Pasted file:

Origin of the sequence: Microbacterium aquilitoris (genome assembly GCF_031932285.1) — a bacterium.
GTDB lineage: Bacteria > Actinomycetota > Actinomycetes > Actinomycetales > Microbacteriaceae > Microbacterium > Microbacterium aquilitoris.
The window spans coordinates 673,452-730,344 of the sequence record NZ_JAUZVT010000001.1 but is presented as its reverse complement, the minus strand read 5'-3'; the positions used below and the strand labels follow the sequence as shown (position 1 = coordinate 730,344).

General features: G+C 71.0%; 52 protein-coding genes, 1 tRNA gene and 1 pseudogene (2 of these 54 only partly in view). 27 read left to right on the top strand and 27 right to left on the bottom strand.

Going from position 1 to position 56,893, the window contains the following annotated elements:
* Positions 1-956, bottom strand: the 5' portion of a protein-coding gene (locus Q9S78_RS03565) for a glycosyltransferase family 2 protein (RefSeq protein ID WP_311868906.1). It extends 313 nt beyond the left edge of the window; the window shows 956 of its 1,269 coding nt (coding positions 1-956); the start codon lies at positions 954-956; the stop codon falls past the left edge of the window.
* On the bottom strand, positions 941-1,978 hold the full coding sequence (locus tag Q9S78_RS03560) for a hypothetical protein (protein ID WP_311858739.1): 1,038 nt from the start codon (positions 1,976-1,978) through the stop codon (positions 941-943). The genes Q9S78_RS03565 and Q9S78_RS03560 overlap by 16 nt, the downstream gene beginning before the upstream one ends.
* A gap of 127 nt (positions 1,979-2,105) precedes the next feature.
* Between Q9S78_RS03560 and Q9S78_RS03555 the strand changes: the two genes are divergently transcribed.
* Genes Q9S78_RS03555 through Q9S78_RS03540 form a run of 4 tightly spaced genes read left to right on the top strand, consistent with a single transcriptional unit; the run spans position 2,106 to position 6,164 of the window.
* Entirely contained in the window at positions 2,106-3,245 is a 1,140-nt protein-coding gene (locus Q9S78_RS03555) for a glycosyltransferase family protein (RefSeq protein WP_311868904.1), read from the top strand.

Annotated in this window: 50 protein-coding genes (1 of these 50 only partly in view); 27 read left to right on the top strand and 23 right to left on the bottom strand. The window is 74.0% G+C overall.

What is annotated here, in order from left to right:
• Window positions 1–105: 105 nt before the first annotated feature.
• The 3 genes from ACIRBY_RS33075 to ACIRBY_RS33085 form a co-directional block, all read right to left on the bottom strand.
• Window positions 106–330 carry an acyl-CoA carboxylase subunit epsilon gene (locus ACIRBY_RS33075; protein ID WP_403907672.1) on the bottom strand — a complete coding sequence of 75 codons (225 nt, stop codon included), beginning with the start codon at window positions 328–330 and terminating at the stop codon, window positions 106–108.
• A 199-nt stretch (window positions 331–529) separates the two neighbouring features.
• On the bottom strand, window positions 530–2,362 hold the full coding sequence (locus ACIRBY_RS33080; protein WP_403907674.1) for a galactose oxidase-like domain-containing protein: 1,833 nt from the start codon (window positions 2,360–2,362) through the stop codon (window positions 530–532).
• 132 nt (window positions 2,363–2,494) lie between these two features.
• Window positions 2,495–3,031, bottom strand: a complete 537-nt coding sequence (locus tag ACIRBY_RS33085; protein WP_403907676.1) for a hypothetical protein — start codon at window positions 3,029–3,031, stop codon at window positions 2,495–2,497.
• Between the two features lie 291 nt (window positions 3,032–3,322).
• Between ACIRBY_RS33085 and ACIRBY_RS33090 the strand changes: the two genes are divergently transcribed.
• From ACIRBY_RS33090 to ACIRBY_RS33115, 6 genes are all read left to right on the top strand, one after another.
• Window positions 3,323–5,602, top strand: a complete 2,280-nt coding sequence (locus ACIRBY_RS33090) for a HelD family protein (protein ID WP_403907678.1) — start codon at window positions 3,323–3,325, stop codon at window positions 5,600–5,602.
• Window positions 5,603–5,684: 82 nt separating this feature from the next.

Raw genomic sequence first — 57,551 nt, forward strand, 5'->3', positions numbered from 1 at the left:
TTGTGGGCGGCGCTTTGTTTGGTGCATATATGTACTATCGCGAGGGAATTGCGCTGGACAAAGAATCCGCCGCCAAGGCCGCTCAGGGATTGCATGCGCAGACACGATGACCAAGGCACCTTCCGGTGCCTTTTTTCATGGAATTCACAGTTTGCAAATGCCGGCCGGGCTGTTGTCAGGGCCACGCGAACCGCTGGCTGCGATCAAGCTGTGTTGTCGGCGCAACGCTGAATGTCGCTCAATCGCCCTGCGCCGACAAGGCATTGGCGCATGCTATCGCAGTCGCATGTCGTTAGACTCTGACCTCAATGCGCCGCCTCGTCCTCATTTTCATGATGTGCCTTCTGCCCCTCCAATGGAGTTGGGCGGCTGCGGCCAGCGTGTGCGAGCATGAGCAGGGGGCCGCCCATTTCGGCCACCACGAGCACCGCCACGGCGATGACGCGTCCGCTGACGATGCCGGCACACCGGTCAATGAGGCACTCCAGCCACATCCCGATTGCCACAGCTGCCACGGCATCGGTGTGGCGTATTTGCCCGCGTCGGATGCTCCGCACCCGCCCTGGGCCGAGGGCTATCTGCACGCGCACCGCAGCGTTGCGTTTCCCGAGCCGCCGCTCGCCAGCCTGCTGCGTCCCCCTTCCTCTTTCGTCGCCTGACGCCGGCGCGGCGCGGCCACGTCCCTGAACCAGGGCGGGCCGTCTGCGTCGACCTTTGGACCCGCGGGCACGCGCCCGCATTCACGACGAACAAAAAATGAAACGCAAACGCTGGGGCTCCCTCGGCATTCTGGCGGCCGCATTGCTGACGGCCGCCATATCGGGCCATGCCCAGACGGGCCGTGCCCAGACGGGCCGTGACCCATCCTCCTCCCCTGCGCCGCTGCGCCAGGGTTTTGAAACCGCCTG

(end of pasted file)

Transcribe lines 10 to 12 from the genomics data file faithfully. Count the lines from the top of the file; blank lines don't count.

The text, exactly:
* Genes Q9S78_RS03555 through Q9S78_RS03540 form a run of 4 tightly spaced genes read left to right on the top strand, consistent with a single transcriptional unit; the run spans position 2,106 to position 6,164 of the window.
* Entirely contained in the window at positions 2,106-3,245 is a 1,140-nt protein-coding gene (locus Q9S78_RS03555) for a glycosyltransferase family protein (RefSeq protein WP_311868904.1), read from the top strand.

Annotated in this window: 50 protein-coding genes (1 of these 50 only partly in view); 27 read left to right on the top strand and 23 right to left on the bottom strand. The window is 74.0% G+C overall.